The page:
By Laura P. Valtorta
My writers’ group (SCWW Columbia II) is filled with a bunch of solipsistic pseudo-intellectuals who think they know more than the next guy – especially the guy sitting next to them at the writers’ group. It’s horrifying. Even the African-American members seem too White. A meeting is likely to give you mental snow blindness.
But the group is fun, and I fit in. I love eating at Casa Linda with these clowns.
Another good thing that happens is when I bring in ten pages of a screenplay and other writers take on the various roles of my characters. Reading your own stuff aloud is helpful. You grow a third ear. When somebody else reads your stuff to the group, your errors shine bright like Swedish fish jellybeans.
I think we should mix things up. Once a season, exchange pages with each other at the beginning of the meeting and prevent each writer from reading aloud her own work. I’d love to hear Rex pound out some of Bonnie’s poetry in that sarcastic staccato of his. Let Bonnie tackle the corpses piled “as high as a house,” and Rex read about wrestling with religion in the New South. It would be fun to hear Kasie shoot everyone in sight in post-Civil-War Texas and Mike lecture us about death-defying vampires. I’d like to listen to Ginny read about golf and Fred tell us stories about living with a disability. Just once.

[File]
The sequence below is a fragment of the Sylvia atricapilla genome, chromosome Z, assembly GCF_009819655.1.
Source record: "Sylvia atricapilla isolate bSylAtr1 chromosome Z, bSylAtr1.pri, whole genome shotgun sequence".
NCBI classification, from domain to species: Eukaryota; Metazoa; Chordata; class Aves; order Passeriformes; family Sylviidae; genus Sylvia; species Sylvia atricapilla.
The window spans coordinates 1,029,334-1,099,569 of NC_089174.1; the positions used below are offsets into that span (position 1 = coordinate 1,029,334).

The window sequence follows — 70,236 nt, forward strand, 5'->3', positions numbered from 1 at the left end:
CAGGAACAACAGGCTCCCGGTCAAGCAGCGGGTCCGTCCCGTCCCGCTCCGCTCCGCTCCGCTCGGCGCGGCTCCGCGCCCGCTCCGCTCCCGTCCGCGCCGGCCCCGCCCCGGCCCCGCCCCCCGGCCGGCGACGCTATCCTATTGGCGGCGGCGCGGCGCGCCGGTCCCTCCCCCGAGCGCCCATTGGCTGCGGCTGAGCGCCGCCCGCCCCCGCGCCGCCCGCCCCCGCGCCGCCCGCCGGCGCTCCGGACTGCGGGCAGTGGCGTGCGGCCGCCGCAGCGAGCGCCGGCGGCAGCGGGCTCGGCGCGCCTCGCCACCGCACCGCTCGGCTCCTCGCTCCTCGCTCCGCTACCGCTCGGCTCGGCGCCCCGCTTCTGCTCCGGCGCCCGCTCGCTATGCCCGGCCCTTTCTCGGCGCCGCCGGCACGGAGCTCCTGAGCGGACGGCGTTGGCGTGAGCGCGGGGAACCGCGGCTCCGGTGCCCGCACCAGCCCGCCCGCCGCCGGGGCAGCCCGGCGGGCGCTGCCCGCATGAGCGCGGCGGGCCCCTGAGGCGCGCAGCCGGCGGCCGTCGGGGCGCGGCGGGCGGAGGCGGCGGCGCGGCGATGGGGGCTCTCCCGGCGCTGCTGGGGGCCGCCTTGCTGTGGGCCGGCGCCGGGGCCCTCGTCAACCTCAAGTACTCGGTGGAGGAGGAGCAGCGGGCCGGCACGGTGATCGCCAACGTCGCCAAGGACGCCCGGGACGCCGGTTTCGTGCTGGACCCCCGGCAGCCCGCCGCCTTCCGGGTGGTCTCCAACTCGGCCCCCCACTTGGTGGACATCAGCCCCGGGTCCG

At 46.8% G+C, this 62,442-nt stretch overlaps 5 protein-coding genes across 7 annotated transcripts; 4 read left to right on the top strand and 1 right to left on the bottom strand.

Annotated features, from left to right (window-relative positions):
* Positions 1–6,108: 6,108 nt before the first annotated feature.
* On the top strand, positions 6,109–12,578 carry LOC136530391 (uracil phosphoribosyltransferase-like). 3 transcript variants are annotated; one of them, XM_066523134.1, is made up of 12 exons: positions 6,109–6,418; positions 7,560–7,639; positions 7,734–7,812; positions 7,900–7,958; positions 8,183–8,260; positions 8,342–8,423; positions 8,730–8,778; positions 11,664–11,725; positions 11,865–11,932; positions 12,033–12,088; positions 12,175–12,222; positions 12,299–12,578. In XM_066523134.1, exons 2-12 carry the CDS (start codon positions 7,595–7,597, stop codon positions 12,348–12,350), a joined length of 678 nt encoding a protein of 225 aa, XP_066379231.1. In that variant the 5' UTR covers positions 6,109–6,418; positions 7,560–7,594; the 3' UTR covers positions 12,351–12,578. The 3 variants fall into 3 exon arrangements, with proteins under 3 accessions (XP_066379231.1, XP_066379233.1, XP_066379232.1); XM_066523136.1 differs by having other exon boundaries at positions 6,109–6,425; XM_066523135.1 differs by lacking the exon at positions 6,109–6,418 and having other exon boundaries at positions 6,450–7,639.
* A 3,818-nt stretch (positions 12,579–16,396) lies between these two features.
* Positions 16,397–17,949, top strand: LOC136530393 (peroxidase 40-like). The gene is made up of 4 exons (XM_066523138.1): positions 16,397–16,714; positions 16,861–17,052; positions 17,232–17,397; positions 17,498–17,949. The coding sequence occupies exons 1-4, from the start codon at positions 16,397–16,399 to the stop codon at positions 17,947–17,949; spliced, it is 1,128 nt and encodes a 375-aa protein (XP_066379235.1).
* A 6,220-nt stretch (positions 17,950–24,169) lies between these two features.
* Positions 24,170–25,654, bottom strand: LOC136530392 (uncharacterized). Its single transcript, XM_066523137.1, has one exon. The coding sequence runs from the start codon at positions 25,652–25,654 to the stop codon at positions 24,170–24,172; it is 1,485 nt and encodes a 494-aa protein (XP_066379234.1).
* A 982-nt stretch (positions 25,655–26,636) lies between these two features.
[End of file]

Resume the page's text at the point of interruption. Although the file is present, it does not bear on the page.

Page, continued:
Writing a stage play or a screenplay is miraculous because, eventually, others read your words. Like the experience of the Marquis de Sade in the movie Quills, hearing the mentally ill read your work and change it – consciously or unconsciously— often improves the writing. We are, after all, writing for others. The purpose is to convey a message. However solipsistic we might be, we are attempting to communicate what makes us human.
On April 9, 2016, a group of actors (experienced and new) will be reading my stage play, Bermuda, at Tapp’s 1644 Main Street). The show starts at 6 p.m. Everyone is invited; it’s an absurd comedy filled with messages.
I am no actor. Although I want to read with more expression, I still need to practice and learn. Right now, I hear myself sounding like dry oatmeal. Listening to my play being read by professionals is a learning experience. The same could be true of fiction, non-fiction, and poetry.